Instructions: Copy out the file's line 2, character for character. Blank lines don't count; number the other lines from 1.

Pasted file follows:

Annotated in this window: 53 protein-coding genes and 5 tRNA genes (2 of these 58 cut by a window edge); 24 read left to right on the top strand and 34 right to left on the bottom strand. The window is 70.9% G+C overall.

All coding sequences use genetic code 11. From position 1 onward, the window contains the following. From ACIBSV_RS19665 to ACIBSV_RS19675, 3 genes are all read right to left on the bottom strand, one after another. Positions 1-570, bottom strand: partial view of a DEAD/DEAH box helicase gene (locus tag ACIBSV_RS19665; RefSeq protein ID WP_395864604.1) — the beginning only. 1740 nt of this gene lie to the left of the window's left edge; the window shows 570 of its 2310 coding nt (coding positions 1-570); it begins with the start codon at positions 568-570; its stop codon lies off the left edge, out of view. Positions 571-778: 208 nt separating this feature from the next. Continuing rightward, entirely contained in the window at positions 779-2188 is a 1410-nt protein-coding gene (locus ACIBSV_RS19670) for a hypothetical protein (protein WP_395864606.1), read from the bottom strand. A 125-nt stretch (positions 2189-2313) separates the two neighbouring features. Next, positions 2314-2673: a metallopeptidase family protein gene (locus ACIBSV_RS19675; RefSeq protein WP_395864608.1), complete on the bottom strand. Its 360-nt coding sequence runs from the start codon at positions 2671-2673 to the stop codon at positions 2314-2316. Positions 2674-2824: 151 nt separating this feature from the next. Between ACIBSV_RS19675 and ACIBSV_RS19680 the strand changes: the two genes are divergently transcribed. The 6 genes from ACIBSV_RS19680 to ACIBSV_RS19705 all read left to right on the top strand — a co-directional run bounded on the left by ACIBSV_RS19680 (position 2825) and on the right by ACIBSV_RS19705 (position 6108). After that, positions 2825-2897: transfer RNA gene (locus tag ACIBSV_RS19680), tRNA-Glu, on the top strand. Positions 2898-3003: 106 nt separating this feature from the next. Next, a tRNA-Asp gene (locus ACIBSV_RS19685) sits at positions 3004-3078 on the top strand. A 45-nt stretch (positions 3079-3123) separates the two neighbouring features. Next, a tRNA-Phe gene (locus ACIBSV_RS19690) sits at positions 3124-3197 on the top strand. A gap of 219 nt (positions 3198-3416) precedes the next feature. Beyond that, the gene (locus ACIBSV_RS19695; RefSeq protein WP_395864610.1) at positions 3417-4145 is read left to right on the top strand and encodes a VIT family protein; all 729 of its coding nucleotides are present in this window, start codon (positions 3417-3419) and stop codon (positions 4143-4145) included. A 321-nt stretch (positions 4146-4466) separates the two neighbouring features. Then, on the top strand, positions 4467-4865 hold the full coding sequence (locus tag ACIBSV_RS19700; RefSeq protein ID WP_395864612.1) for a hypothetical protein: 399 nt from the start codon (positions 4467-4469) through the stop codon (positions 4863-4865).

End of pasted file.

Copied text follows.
All coding sequences use genetic code 11. From position 1 onward, the window contains the following. From ACIBSV_RS19665 to ACIBSV_RS19675, 3 genes are all read right to left on the bottom strand, one after another. Positions 1-570, bottom strand: partial view of a DEAD/DEAH box helicase gene (locus tag ACIBSV_RS19665; RefSeq protein ID WP_395864604.1) — the beginning only. 1740 nt of this gene lie to the left of the window's left edge; the window shows 570 of its 2310 coding nt (coding positions 1-570); it begins with the start codon at positions 568-570; its stop codon lies off the left edge, out of view. Positions 571-778: 208 nt separating this feature from the next. Continuing rightward, entirely contained in the window at positions 779-2188 is a 1410-nt protein-coding gene (locus ACIBSV_RS19670) for a hypothetical protein (protein WP_395864606.1), read from the bottom strand. A 125-nt stretch (positions 2189-2313) separates the two neighbouring features. Next, positions 2314-2673: a metallopeptidase family protein gene (locus ACIBSV_RS19675; RefSeq protein WP_395864608.1), complete on the bottom strand. Its 360-nt coding sequence runs from the start codon at positions 2671-2673 to the stop codon at positions 2314-2316. Positions 2674-2824: 151 nt separating this feature from the next. Between ACIBSV_RS19675 and ACIBSV_RS19680 the strand changes: the two genes are divergently transcribed. The 6 genes from ACIBSV_RS19680 to ACIBSV_RS19705 all read left to right on the top strand — a co-directional run bounded on the left by ACIBSV_RS19680 (position 2825) and on the right by ACIBSV_RS19705 (position 6108). After that, positions 2825-2897: transfer RNA gene (locus tag ACIBSV_RS19680), tRNA-Glu, on the top strand. Positions 2898-3003: 106 nt separating this feature from the next. Next, a tRNA-Asp gene (locus ACIBSV_RS19685) sits at positions 3004-3078 on the top strand. A 45-nt stretch (positions 3079-3123) separates the two neighbouring features. Next, a tRNA-Phe gene (locus ACIBSV_RS19690) sits at positions 3124-3197 on the top strand. A gap of 219 nt (positions 3198-3416) precedes the next feature. Beyond that, the gene (locus ACIBSV_RS19695; RefSeq protein WP_395864610.1) at positions 3417-4145 is read left to right on the top strand and encodes a VIT family protein; all 729 of its coding nucleotides are present in this window, start codon (positions 3417-3419) and stop codon (positions 4143-4145) included. A 321-nt stretch (positions 4146-4466) separates the two neighbouring features. Then, on the top strand, positions 4467-4865 hold the full coding sequence (locus tag ACIBSV_RS19700; RefSeq protein ID WP_395864612.1) for a hypothetical protein: 399 nt from the start codon (positions 4467-4469) through the stop codon (positions 4863-4865).